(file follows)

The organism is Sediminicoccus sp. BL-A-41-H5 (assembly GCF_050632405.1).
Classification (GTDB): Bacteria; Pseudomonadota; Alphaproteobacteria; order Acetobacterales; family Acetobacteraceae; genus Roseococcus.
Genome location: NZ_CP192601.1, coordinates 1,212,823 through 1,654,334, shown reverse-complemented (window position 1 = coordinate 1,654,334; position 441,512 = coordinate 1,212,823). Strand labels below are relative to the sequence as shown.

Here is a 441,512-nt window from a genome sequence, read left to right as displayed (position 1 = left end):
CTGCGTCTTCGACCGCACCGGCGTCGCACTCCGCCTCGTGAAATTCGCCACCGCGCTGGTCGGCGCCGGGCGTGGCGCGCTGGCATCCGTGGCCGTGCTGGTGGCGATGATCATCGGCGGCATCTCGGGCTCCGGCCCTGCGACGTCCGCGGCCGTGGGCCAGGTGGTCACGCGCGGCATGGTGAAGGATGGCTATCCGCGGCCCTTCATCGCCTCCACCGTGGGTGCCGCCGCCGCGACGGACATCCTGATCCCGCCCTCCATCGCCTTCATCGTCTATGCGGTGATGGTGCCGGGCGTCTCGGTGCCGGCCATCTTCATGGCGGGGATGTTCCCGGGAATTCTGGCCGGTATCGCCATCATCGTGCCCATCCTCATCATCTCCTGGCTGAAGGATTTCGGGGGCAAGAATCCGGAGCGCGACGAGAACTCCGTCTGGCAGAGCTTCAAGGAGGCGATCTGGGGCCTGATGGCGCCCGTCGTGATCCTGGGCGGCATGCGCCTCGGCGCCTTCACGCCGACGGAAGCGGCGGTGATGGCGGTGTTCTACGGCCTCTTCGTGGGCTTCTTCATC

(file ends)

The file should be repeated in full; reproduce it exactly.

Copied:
The organism is Sediminicoccus sp. BL-A-41-H5 (assembly GCF_050632405.1).
Classification (GTDB): Bacteria; Pseudomonadota; Alphaproteobacteria; order Acetobacterales; family Acetobacteraceae; genus Roseococcus.
Genome location: NZ_CP192601.1, coordinates 1,212,823 through 1,654,334, shown reverse-complemented (window position 1 = coordinate 1,654,334; position 441,512 = coordinate 1,212,823). Strand labels below are relative to the sequence as shown.

Here is a 441,512-nt window from a genome sequence, read left to right as displayed (position 1 = left end):
CTGCGTCTTCGACCGCACCGGCGTCGCACTCCGCCTCGTGAAATTCGCCACCGCGCTGGTCGGCGCCGGGCGTGGCGCGCTGGCATCCGTGGCCGTGCTGGTGGCGATGATCATCGGCGGCATCTCGGGCTCCGGCCCTGCGACGTCCGCGGCCGTGGGCCAGGTGGTCACGCGCGGCATGGTGAAGGATGGCTATCCGCGGCCCTTCATCGCCTCCACCGTGGGTGCCGCCGCCGCGACGGACATCCTGATCCCGCCCTCCATCGCCTTCATCGTCTATGCGGTGATGGTGCCGGGCGTCTCGGTGCCGGCCATCTTCATGGCGGGGATGTTCCCGGGAATTCTGGCCGGTATCGCCATCATCGTGCCCATCCTCATCATCTCCTGGCTGAAGGATTTCGGGGGCAAGAATCCGGAGCGCGACGAGAACTCCGTCTGGCAGAGCTTCAAGGAGGCGATCTGGGGCCTGATGGCGCCCGTCGTGATCCTGGGCGGCATGCGCCTCGGCGCCTTCACGCCGACGGAAGCGGCGGTGATGGCGGTGTTCTACGGCCTCTTCGTGGGCTTCTTCATC